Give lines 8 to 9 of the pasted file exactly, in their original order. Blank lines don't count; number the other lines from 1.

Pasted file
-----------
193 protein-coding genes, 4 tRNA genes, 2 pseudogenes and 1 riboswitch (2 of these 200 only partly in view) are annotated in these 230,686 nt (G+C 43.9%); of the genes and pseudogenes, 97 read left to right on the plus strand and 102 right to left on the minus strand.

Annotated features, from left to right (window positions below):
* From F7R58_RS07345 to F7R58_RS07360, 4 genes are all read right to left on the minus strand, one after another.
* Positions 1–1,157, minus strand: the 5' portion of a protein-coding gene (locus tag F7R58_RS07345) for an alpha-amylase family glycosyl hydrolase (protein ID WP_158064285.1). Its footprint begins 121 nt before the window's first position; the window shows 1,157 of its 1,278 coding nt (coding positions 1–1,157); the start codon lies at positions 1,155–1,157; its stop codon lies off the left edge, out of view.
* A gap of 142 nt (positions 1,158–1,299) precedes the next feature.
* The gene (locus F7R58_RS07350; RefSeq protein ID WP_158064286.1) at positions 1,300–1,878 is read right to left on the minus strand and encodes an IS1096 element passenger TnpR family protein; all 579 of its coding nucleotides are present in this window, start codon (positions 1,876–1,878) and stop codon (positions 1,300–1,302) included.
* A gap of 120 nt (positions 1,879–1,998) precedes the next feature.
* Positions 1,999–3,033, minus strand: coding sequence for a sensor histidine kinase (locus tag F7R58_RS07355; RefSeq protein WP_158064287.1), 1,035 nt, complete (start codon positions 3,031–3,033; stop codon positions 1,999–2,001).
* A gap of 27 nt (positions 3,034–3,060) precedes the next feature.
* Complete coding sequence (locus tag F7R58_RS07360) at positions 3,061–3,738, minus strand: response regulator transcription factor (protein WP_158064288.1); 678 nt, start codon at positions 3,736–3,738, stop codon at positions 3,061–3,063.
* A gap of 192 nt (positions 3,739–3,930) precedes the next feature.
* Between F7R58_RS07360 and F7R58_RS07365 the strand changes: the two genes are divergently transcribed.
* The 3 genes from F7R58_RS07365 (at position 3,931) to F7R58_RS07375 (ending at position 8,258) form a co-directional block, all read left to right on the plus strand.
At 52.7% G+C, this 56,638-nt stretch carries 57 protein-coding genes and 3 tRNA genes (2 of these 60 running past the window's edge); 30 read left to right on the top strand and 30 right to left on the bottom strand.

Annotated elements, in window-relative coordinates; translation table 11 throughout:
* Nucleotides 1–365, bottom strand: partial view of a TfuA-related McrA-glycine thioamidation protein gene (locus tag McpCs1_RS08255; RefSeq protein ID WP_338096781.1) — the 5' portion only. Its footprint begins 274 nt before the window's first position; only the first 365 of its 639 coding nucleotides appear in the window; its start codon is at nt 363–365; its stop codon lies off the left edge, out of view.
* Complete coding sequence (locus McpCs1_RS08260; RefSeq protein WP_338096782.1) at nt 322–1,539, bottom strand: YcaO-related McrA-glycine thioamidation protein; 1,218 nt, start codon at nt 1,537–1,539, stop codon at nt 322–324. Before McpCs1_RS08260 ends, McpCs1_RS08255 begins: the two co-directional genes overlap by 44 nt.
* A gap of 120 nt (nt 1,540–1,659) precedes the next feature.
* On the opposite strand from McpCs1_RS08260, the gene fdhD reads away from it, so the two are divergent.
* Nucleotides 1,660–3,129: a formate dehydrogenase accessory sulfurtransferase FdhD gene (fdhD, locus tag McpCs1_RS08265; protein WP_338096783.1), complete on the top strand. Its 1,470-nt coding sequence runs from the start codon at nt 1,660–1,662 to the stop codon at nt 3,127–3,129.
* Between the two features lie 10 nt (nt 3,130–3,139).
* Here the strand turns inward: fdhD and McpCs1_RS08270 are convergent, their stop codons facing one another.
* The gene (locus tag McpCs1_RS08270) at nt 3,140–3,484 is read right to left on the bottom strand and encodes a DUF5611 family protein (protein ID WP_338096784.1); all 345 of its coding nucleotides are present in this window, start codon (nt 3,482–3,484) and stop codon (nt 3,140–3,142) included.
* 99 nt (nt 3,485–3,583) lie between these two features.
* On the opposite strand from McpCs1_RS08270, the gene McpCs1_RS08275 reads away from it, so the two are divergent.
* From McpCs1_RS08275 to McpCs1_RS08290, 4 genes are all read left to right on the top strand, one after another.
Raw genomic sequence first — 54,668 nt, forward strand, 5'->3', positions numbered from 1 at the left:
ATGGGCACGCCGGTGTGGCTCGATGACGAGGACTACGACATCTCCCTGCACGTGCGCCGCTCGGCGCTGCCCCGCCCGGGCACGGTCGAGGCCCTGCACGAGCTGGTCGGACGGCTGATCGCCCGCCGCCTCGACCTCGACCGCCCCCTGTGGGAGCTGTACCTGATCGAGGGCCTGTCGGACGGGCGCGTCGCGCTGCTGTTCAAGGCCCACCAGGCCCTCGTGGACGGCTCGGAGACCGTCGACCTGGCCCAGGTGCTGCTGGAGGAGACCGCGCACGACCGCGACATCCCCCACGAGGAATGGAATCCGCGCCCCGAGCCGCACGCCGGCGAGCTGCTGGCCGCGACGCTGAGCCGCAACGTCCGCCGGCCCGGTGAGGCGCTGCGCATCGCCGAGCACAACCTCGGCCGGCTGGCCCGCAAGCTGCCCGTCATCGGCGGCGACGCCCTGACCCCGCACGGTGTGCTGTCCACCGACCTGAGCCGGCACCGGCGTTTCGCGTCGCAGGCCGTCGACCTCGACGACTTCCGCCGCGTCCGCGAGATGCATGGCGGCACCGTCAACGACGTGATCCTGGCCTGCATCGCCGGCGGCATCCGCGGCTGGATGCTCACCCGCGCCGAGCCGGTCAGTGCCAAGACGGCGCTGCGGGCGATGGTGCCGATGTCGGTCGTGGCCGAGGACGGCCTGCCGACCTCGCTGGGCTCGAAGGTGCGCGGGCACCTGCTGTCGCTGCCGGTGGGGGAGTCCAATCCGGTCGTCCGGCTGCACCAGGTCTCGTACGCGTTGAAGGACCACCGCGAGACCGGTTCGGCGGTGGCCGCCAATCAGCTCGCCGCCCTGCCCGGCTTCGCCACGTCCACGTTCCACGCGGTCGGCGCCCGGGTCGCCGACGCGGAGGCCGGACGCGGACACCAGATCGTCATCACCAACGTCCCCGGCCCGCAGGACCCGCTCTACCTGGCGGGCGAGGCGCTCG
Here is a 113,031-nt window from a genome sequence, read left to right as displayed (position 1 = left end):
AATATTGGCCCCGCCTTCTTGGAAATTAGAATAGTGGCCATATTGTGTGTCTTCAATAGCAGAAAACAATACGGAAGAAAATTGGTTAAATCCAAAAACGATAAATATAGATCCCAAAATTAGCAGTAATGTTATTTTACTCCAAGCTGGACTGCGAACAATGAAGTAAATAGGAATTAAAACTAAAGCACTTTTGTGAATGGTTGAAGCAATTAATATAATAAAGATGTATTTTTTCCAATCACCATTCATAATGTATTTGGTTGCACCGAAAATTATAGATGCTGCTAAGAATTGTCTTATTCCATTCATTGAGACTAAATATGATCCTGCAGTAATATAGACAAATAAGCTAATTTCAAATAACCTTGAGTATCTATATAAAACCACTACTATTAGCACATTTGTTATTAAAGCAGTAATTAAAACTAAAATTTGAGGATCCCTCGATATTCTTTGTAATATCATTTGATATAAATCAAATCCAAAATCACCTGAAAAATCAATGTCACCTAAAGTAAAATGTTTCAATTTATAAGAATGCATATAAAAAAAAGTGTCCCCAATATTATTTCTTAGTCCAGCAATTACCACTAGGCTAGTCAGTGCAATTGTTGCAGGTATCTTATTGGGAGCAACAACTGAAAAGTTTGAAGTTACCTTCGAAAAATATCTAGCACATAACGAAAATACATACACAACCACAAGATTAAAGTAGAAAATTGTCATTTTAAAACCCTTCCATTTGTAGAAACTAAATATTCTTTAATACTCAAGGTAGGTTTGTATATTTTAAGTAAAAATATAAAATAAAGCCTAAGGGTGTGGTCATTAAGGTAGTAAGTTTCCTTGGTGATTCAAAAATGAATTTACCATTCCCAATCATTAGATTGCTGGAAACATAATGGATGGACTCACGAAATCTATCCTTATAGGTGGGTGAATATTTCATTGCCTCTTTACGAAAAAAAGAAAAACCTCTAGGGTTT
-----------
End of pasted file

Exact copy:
* Positions 1,999–3,033, minus strand: coding sequence for a sensor histidine kinase (locus tag F7R58_RS07355; RefSeq protein WP_158064287.1), 1,035 nt, complete (start codon positions 3,031–3,033; stop codon positions 1,999–2,001).
* A gap of 27 nt (positions 3,034–3,060) precedes the next feature.